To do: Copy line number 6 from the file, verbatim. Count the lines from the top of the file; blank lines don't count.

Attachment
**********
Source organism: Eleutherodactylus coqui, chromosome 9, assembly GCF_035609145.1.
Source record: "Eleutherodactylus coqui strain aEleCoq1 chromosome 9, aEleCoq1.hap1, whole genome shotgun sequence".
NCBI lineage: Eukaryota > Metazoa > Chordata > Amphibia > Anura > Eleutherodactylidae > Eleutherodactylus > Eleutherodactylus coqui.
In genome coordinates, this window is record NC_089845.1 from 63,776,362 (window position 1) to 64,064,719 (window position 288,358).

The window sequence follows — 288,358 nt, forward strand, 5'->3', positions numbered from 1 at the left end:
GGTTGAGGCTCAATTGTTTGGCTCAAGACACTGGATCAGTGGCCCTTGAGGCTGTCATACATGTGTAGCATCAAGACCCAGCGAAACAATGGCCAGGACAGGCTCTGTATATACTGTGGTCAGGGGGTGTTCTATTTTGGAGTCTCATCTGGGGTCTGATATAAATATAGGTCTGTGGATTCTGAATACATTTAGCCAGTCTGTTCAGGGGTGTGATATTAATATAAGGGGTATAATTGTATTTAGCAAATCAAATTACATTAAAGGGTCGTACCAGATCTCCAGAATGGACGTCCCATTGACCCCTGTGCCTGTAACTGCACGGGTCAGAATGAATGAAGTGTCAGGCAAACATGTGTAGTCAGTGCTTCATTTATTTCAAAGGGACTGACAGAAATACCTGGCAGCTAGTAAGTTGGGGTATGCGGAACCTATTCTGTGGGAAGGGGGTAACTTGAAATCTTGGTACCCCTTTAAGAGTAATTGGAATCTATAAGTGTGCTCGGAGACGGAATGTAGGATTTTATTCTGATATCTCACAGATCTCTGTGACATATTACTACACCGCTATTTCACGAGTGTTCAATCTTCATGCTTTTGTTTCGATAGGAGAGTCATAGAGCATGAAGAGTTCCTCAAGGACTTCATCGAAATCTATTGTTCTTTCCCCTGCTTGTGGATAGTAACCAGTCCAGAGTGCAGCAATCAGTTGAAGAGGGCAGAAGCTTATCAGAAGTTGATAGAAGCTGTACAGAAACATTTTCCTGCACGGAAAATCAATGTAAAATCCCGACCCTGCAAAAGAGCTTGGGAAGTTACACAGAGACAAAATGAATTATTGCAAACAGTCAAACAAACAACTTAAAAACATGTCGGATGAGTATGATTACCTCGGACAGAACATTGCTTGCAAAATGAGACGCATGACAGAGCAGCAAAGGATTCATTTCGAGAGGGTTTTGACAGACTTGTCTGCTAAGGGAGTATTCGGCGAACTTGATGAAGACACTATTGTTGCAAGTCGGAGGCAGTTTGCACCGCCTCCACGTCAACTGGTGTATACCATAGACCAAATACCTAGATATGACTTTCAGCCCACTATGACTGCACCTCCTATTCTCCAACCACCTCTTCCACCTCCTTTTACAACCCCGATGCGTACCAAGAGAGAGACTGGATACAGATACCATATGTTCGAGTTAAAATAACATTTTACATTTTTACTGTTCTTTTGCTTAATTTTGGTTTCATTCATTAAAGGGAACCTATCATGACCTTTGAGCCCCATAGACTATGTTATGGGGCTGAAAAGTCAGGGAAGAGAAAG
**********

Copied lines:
GGTTGAGGCTCAATTGTTTGGCTCAAGACACTGGATCAGTGGCCCTTGAGGCTGTCATACATGTGTAGCATCAAGACCCAGCGAAACAATGGCCAGGACAGGCTCTGTATATACTGTGGTCAGGGGGTGTTCTATTTTGGAGTCTCATCTGGGGTCTGATATAAATATAGGTCTGTGGATTCTGAATACATTTAGCCAGTCTGTTCAGGGGTGTGATATTAATATAAGGGGTATAATTGTATTTAGCAAATCAAATTACATTAAAGGGTCGTACCAGATCTCCAGAATGGACGTCCCATTGACCCCTGTGCCTGTAACTGCACGGGTCAGAATGAATGAAGTGTCAGGCAAACATGTGTAGTCAGTGCTTCATTTATTTCAAAGGGACTGACAGAAATACCTGGCAGCTAGTAAGTTGGGGTATGCGGAACCTATTCTGTGGGAAGGGGGTAACTTGAAATCTTGGTACCCCTTTAAGAGTAATTGGAATCTATAAGTGTGCTCGGAGACGGAATGTAGGATTTTATTCTGATATCTCACAGATCTCTGTGACATATTACTACACCGCTATTTCACGAGTGTTCAATCTTCATGCTTTTGTTTCGATAGGAGAGTCATAGAGCATGAAGAGTTCCTCAAGGACTTCATCGAAATCTATTGTTCTTTCCCCTGCTTGTGGATAGTAACCAGTCCAGAGTGCAGCAATCAGTTGAAGAGGGCAGAAGCTTATCAGAAGTTGATAGAAGCTGTACAGAAACATTTTCCTGCACGGAAAATCAATGTAAAATCCCGACCCTGCAAAAGAGCTTGGGAAGTTACACAGAGACAAAATGAATTATTGCAAACAGTCAAACAAACAACTTAAAAACATGTCGGATGAGTATGATTACCTCGGACAGAACATTGCTTGCAAAATGAGACGCATGACAGAGCAGCAAAGGATTCATTTCGAGAGGGTTTTGACAGACTTGTCTGCTAAGGGAGTATTCGGCGAACTTGATGAAGACACTATTGTTGCAAGTCGGAGGCAGTTTGCACCGCCTCCACGTCAACTGGTGTATACCATAGACCAAATACCTAGATATGACTTTCAGCCCACTATGACTGCACCTCCTATTCTCCAACCACCTCTTCCACCTCCTTTTACAACCCCGATGCGTACCAAGAGAGAGACTGGATACAGATACCATATGTTCGAGTTAAAATAACATTTTACATTTTTACTGTTCTTTTGCTTAATTTTGGTTTCATTCATTAAAGGGAACCTATCATGACCTTTGAGCCCCATAGACTATGTTATGGGGCTGAAAAGTCAGGGAAGAGAAAG